7. Dear @MeganMN - I am very sorry to hear about your added symptom of anxiety! It sounds like you're dealing with quite a lot all at once... I do agree with JimL that you may need to start taking things more on a day by day basis in order to lessen your symptoms from flaring up. I had to completely change the way I organized my life when my POTS was at it's worst. I've had to learn to be much more "spontaneous" with things now as I can't plan any sort of activities in advance anymore because I don't know how I'll wake up feeling that particular day. It may sound silly, but making that change had a huge impact on my life because I felt like I was changing a part of who I was. Making lifestyle changes, worsening symptoms and having to stop working for a while made me quite depressed so I have been seeing a therapist a few times per month. Everyone is different, but it has helped me tremendously in ways I never even thought of. My advice is to just take it easy, keep yourself surrounded by good friends and family, and have an activity (perhaps something you can do around the house as to not aggravate your symptoms) or hobby to keep you busy - something you enjoy that will make you feel satisfied or accomplished! When I was bedbound I always felt so useless and scrap-booking actually really helped alleviate some of those negative feelings. Good luck with your tests on Thursday - Communicate these feelings to your doctors too. It sounds like you have some good ones taking care of you.
  8. @fox in a box Hello! Yes I have had tinnitus in both my ears for many years - it is constant. Just recently within the last couple years I’ve developed bilateral pulsatile tinnitus as well but this one comes and goes. My primary doc tried a couple different meds that did absolutely nothing... I haven’t kept up with trying to find a cause/treatment just because I’ve had other symptoms take priority. As for tips, in the beginning I was able to drown the ringing out with some music or having a small fan by my nightstand. It doesn’t work anymore but I would suggest starting there!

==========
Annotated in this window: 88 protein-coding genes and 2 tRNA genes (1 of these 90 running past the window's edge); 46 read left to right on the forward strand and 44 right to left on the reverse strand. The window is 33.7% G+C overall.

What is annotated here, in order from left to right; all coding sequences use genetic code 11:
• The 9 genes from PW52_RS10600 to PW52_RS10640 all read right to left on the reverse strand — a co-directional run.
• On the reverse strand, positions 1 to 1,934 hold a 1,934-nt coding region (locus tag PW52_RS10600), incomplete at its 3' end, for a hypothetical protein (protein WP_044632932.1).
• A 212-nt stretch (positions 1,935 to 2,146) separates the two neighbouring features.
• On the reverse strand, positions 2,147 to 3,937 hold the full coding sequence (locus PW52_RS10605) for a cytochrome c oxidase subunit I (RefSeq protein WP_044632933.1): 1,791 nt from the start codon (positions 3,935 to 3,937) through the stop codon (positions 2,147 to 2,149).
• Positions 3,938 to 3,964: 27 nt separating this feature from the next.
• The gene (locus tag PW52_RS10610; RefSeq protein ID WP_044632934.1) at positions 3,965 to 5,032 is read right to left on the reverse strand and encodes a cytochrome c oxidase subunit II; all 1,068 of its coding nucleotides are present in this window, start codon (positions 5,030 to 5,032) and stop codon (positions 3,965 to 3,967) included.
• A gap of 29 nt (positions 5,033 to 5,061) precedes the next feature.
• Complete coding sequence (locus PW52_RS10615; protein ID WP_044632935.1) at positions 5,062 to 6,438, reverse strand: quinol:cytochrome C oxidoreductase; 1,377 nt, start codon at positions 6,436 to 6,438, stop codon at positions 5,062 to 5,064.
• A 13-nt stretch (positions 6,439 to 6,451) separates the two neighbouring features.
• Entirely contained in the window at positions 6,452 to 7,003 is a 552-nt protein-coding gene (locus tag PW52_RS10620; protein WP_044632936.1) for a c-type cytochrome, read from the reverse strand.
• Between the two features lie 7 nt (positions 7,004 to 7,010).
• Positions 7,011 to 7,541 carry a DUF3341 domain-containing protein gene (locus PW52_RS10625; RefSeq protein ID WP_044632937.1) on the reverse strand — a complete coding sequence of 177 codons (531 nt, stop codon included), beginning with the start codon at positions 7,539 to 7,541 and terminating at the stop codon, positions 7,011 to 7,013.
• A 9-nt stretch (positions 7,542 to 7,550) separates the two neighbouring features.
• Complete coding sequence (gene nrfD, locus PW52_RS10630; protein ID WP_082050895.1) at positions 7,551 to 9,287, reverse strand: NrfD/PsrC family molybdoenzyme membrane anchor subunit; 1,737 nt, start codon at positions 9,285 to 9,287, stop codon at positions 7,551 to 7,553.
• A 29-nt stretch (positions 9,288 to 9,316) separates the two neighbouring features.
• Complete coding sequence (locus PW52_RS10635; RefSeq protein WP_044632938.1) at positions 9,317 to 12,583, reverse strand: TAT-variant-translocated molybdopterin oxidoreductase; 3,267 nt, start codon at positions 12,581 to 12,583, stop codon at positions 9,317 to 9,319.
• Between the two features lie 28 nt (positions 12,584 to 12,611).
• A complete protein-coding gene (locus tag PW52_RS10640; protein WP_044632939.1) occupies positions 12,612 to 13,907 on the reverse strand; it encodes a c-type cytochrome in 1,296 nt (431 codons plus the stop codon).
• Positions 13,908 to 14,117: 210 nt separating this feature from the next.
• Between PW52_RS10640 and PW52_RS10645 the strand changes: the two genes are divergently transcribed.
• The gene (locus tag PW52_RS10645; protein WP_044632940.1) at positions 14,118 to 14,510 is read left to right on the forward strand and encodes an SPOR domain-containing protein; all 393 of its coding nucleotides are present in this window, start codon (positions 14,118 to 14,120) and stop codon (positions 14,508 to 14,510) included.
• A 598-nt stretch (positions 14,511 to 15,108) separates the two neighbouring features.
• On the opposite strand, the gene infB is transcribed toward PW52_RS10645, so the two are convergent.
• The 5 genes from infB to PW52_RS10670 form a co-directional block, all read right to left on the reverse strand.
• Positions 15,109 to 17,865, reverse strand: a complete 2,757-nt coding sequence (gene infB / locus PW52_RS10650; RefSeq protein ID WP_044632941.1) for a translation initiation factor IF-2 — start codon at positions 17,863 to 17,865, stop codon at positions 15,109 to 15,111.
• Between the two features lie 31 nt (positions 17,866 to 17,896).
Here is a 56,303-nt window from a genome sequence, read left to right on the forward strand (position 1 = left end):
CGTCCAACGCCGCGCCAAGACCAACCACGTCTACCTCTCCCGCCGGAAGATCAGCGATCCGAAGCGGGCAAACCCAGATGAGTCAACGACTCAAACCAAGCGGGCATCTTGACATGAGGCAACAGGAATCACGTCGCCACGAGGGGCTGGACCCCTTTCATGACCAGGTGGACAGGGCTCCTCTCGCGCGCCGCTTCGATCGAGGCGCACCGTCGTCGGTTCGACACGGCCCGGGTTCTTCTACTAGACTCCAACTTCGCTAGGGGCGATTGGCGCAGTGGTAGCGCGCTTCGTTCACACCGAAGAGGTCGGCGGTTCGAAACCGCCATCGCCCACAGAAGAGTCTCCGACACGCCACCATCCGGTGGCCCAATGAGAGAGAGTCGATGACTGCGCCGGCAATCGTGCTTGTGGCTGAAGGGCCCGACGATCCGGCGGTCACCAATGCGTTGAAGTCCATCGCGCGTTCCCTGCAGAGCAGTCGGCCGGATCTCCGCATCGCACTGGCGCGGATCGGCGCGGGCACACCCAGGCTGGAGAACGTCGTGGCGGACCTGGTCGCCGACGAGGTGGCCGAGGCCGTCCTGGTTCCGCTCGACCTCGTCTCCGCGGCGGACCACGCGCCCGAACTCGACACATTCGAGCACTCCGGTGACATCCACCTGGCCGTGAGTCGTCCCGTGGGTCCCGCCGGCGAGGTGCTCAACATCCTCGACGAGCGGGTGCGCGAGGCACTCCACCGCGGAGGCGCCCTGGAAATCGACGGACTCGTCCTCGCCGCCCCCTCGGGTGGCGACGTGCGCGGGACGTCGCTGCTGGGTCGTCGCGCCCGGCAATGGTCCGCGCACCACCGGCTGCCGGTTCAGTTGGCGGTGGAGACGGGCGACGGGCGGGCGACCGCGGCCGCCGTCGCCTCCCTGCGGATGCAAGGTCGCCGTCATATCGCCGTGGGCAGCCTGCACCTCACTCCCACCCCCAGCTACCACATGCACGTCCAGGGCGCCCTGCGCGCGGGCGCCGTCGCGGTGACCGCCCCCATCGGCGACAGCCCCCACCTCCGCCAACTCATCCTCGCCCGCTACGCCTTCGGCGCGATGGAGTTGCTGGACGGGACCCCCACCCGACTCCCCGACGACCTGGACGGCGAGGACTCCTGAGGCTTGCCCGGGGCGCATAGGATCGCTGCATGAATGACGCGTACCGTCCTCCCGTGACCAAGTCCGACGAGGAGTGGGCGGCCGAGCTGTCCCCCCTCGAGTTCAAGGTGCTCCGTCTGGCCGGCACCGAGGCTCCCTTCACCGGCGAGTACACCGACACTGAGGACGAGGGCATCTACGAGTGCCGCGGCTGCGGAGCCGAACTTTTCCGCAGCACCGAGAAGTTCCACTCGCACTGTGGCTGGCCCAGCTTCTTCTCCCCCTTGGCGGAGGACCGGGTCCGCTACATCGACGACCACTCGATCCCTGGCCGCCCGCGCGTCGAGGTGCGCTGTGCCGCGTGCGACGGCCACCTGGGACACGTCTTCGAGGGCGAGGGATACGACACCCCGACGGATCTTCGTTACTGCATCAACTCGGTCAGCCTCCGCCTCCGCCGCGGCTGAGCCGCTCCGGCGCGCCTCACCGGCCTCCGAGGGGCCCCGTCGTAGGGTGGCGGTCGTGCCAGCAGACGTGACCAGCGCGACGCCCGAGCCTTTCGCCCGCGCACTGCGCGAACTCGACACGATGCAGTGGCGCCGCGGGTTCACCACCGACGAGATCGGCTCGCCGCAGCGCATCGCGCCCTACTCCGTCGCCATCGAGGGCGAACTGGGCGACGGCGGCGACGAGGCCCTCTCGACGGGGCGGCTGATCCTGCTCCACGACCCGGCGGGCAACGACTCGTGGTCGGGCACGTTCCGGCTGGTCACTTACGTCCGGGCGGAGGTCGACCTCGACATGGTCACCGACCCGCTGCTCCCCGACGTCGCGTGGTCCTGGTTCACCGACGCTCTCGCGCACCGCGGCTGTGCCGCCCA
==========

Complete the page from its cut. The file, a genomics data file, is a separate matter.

9. Have you ever been tested for IST, Lyme or Lupus? Some of the symptoms you describe can overlap with these conditions.
  10. I have this symptom all the time too and I usually attribute it to some sort of brain fog. It feels like my brain is just floating around in my head and it messes with my eyes as well - fuzzy spots, vibrating vision when I blink - it’s super annoying!!! Could be something with the inner ear, because I’ve had tinnitus/pulsatile tinnitus for years too. I haven’t found anything that relieves it, just have to let the episode pass. Anything help you?
  11. @ANCYThis is GREAT!! I love goats - they're so much fun to be around and they can be so silly!! Thank you for sharing
  12. This gave me a good chuckle - but it's SO TRUE!!! Such good advice to keep in our back pockets - take it easy and don't rush... So much easier said than done of course but one day at a time!!
  13. Well it sounds like they took it seriously enough to order the tests. Also, they wouldn’t have discharged you unless they felt it was safe to do so - this is good news! Do you take any meds for the RBBB? Hopefully your palpitations ease up now... Good luck with the follow up and be well.
  14. @potsiebarbie I’m sorry to hear you’re in the ER! Did you ask the doctor what exactly he thought was irregular about it? It’s good that they’re ordering some tests to be on the safe side... I’ve had similar experiences, both where the doctor said my rhythm sounded abnormal but the ECG didn’t pick up, and also where the ECG was abnormal but the doctor couldn’t hear anything. Usually palpitations are pretty benign, but they can definitely be scary if they happen often. I’ve found being on Ivabradine has helped lessen the frequency of my palpitations. Keep us updated!! Best wishes and feel better soon.
  15. Hmm that’s hard to say. Could definitely be a question for your doctor or pharmacist though. Have you tried different doses? Maybe you need something on top to help decrease your BP? Or perhaps these medications just aren’t for you? I think it all depends on each persons individual genetic makeup, or if there’s underlying conditions (for example MCAS). Dysautonomia patients are so incredibly unique and what works for one person most likely won’t work for another. I had to try numerous different beta blockers at crazy doses to finally realize that they were not the drug for me.
×
×
  • Create New...